Most of us have heard the Chinese curse, “May you live in interesting times.” But I wonder if there has ever been a period of history when people weren’t living in interesting times. It is worth remembering that the grandparents of most Boomers lived through a savage epidemic, two world wars and a global depression. Nevertheless, after four years of Trump, an epidemic, the current war in Ukraine, and the looming climate crisis, I find myself feeling a bit overwhelmed these days.
Back to the Future
Francis Fukuyama’s 1992 book, The End of History, couldn’t have been more wrong concerning its central thesis that liberal democracy was destined to triumph in the new world order after the fall of Communism. In fact, the future of liberal democracy is by no means certain, considering the rise of illiberal semi-democracies like Hungary, Poland, and Turkey, and outright autocratic regimes like in Russia, China, and North Korea. Just last week, Emmanuel Macron eked out a victory against far-right candidate Marine Le Pen, while the effects of Trump’s attempt to subvert the democratic process are ongoing even while the details of his failed coup become more and more lurid. Now Putin is resorting to the sort of imperial politics that characterized the worst excesses of the last few centuries.
Badges? We Don’t need no Stinking Badges!
Meanwhile, the patchwork global response to the Covid 19 epidemic was a shit show which cast great doubts on humanity’s ability to collectively manage the far greater dangers of climate change that lie ahead of us. David McSwane’s new book, Pandemic Inc. details how profiteering abounded as Trump’s government shoveled hundreds of millions to companies with no medical supply experience to provide PPEs during the worst parts of the epidemic. To top it off, anti-maskers couldn’t be bothered to wear masks that might save their own grandparents, never mind take a vaccine which would help achieve herd immunity.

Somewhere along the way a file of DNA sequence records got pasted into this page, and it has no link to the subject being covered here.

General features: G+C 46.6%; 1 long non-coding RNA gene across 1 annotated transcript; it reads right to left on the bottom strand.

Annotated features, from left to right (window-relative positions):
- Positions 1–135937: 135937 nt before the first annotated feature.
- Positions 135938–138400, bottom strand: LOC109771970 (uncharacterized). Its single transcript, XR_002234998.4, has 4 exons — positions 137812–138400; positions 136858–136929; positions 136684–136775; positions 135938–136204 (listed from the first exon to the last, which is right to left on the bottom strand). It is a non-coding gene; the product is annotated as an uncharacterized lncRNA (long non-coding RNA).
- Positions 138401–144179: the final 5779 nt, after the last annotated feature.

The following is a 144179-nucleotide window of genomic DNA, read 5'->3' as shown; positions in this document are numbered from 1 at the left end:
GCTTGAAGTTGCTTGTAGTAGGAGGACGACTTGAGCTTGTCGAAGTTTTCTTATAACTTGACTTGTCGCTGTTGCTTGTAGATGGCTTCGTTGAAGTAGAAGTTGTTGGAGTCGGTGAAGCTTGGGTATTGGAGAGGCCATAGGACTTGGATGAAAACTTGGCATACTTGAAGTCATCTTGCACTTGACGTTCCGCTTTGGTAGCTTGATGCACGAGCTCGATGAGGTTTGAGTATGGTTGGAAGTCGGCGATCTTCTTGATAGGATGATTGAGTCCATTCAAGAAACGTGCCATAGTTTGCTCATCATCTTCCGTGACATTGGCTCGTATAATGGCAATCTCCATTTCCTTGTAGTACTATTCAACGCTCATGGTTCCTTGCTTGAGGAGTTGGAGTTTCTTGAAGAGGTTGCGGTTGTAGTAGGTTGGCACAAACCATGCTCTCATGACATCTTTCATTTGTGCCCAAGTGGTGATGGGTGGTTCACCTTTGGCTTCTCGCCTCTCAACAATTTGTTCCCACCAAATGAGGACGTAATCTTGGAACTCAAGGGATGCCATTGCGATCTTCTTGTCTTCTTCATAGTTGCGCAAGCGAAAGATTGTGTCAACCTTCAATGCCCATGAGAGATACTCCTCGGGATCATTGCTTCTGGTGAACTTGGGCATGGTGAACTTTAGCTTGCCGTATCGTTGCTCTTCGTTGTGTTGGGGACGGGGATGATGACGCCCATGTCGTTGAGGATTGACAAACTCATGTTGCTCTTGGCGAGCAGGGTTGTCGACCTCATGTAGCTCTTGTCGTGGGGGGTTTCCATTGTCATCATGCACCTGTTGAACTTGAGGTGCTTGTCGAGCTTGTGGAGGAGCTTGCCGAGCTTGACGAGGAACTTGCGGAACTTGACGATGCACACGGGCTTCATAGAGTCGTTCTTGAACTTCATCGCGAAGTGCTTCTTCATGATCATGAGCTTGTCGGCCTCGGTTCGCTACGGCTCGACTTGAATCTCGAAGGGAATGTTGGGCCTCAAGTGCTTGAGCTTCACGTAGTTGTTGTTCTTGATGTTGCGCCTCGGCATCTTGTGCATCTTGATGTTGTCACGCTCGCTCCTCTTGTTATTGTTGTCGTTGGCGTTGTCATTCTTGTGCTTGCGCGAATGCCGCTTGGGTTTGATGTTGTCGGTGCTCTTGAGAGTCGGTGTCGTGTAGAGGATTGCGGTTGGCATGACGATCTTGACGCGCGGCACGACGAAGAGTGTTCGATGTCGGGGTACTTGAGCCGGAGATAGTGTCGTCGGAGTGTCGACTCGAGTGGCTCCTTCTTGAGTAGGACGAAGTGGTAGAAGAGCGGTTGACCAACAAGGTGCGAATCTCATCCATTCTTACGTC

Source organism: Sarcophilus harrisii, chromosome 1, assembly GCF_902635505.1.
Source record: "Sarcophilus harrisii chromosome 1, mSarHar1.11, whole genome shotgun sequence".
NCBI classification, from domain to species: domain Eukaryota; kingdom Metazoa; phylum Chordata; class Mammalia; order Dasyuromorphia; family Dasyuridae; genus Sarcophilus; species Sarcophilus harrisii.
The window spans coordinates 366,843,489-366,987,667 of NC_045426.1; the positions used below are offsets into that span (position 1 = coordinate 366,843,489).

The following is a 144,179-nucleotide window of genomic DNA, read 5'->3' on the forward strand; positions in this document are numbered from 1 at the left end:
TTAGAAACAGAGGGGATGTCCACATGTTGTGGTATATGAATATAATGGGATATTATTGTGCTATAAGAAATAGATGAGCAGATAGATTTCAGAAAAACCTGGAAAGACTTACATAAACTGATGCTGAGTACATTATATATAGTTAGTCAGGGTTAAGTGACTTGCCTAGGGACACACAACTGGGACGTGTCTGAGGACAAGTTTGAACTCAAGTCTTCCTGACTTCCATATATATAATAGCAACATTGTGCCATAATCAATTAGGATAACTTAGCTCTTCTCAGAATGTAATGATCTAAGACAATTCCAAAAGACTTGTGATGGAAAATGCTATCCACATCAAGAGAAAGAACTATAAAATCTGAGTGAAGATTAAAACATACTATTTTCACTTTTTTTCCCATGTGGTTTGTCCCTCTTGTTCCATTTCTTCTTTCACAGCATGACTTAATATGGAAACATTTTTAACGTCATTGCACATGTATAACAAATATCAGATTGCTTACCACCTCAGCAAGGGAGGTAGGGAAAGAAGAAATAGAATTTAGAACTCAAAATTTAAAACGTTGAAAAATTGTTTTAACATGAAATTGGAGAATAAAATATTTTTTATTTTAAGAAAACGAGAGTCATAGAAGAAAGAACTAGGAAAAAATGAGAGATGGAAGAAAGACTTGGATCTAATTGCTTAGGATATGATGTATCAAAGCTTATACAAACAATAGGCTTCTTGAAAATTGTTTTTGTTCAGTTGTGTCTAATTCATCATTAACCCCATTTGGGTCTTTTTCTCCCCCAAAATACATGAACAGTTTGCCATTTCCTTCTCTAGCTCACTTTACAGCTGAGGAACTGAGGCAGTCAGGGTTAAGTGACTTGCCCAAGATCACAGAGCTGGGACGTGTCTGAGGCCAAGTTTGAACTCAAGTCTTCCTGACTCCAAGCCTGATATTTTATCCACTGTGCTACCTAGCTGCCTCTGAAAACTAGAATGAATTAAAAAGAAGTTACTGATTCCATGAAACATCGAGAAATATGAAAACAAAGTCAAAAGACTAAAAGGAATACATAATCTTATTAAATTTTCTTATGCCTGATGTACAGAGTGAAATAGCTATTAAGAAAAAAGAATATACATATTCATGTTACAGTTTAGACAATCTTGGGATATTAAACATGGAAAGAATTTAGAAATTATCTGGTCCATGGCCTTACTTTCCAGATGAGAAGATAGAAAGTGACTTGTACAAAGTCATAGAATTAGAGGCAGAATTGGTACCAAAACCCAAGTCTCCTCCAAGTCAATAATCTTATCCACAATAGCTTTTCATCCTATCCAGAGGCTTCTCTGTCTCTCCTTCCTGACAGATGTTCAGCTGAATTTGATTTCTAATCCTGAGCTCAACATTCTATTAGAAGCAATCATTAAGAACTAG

Given all this, how are we ever to make the systemic changes required to avert the worst effects of the climate crisis? Climate models show that the world is on an irrevocable course to becoming uninhabitable. CO2 levels have risen almost to the point of no return, reaching 419 ppm last May, a level which hasn’t been seen on this planet for more than 4 million years. I believe in positivism but I am by no means a Pollyanna. More and more these days I just want to turn off my TV and curl up in the fetal position with a blanket over my head until this all blows over. But as I implied at the beginning, there really is no escape from living in interesting times.